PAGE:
Cross Stitching Width
Distance between 2 successive stitches across the direction of the seam. Unit: Millimeter (mm), inch.

Page 19

Curved Needles
Needles with blades (and in some cases also the shanks) which are curved to a specific radius.
Typical needle systems

  • Blind stitch sewing machines:
    1669 E, 1669 EU, 251, 251 LG, 251 EU, 1717
  • Overedging machines:
    60 M, UY 154, UY 8484

The curved blade of the needle

  • Helps the take-up of the needle thread 1 by the looper 2 (fig. 032)
  • Enables the joining of fabric plies 1 without a visible seam on the face of the fabric-blind stitching (fig. 033)

Cutting
Operation step:
Dividing the needle blanks from the remaining material by using cutting tools in the Integrated Technology.

Cutting point Grinding
Operation:
Grinding needle points with cutting edges

Cutting Points
Sewing machine needles with cutting points are predominantly used for sewing leather. A specific seam appearance is achieved by a specially ground shape. At the same time the cutting point reduces the resistance of the sewing material. There is a great variety of points.

Page 20

The necessity of which, though, is very controversal. Tests have proven that any seam appearance can be obtained with only six different types of cutting points.They are:

• Wedge pointPW
• Cross pointSCR
• Reverse twist pointLRRTW
• Twist pointLLTW
• Triangular pointDTRI
• Square pointQSQ

Any other cutting points can be regarded as derivatives of these six basic types. In the needle catalogue the derivative points are only shown with their contours. Based on retained strength (strength of the leather after stitching), cowhide has the lowest and calf leather the highest loss of strength. Kid leather ranges in the middle. The loss of strength depending on the cutting effect lists as follows (fig. 034):
   Wedge point (lowest loss of strength)
   Twist and reverse twist points
   Cross point
   Square point
   Triangular point (highest loss of strength)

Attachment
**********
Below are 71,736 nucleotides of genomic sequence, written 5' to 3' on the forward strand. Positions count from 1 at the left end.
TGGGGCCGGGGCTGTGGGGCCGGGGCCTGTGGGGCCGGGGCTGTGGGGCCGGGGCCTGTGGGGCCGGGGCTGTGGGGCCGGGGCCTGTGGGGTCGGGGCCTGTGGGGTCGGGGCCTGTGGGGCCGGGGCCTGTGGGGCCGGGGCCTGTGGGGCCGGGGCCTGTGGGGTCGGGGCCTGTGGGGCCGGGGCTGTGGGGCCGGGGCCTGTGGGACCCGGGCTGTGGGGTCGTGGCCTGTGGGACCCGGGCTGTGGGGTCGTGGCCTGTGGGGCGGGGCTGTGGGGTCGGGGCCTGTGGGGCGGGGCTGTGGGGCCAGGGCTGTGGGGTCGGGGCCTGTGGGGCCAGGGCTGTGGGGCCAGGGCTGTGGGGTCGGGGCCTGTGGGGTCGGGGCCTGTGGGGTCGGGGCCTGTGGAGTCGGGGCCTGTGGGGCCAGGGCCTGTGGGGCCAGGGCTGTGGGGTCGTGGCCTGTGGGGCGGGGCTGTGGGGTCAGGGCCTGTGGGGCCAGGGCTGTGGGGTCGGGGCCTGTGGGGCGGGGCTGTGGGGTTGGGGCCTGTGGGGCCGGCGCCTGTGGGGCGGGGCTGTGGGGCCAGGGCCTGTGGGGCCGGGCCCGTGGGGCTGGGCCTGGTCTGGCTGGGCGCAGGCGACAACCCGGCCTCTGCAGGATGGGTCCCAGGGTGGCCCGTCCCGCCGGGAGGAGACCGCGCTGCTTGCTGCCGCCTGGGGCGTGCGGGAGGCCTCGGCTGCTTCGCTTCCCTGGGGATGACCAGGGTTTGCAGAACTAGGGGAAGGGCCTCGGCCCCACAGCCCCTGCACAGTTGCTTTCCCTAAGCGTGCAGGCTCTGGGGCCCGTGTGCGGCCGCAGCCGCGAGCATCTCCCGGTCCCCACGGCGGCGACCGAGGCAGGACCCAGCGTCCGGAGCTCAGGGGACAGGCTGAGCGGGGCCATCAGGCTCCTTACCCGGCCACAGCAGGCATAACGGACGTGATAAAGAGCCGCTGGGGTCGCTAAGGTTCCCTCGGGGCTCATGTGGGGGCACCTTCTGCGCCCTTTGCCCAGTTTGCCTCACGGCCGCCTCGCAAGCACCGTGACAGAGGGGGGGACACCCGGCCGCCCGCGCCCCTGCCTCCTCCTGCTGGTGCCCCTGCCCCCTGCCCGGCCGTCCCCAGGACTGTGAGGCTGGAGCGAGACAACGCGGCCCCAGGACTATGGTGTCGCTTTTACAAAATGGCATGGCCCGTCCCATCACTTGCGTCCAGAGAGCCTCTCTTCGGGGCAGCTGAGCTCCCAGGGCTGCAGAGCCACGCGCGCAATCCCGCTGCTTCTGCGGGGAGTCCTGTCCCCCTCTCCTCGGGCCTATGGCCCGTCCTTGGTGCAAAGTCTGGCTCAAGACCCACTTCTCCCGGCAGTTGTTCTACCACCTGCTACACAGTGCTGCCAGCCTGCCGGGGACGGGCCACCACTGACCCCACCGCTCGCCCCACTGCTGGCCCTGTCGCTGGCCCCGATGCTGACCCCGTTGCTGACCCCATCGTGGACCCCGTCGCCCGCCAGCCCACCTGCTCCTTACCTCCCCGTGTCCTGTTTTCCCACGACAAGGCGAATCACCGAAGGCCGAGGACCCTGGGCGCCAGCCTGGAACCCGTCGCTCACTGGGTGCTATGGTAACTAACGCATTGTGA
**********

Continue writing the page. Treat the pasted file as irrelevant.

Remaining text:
Considering the needle heating resulting from the cutting effect, the points list as follows (fig. 035):
   Wedge point
   Square point
   Twist and reverse twist point
   Cross point
   Triangular point

Basically, any requirements of the leather industry concerning the seam appearance can be met by these six cutting point types.

Page 21

Damage of Fabric Yarn
Damage of individual fabric yarns by the sewing machine needle, mainly in densely woven fabrics.
Solutions:
use the smallest possible needle size
use needles with a light ball point (R-SES)
use of thread lubrication
slight dabbing of the fabric with lubricant before sewing.

Decorative Stitching
Seam which is designed to decorate a garment. The visual effect of the seam is influenced by:

  • stitch type
  • stitch length
  • stitch width
  • colour and size of the thread
  • shape of point (leather)
  • sewing machines with attachments to make special stitches (braided, honeycomb)

The decorative seam can at the same time be an attaching seam (e.g. stitching edges, hems, pockets, appliques).

Deep Cooling
Operation:
Treatment of the hardened needles at temperatures of about -100 °C. Deep cooling results in structural changes. Together with a coordinated tempering process this consequently results in a high elastic limit.

Die-Pressing
1. Divided Technology
Operation: The creation of the eye section (point groove, clearance above eye or short groove , shaping of the eye) by pressing the swaged needle blades with pressing dies (fig. 036).

Page 22

2. Integrated Technology Operation step:
The creation of the eye section, the long groove(s) and the needle blade by pressing the wire blank with pressing dies (fig. 037).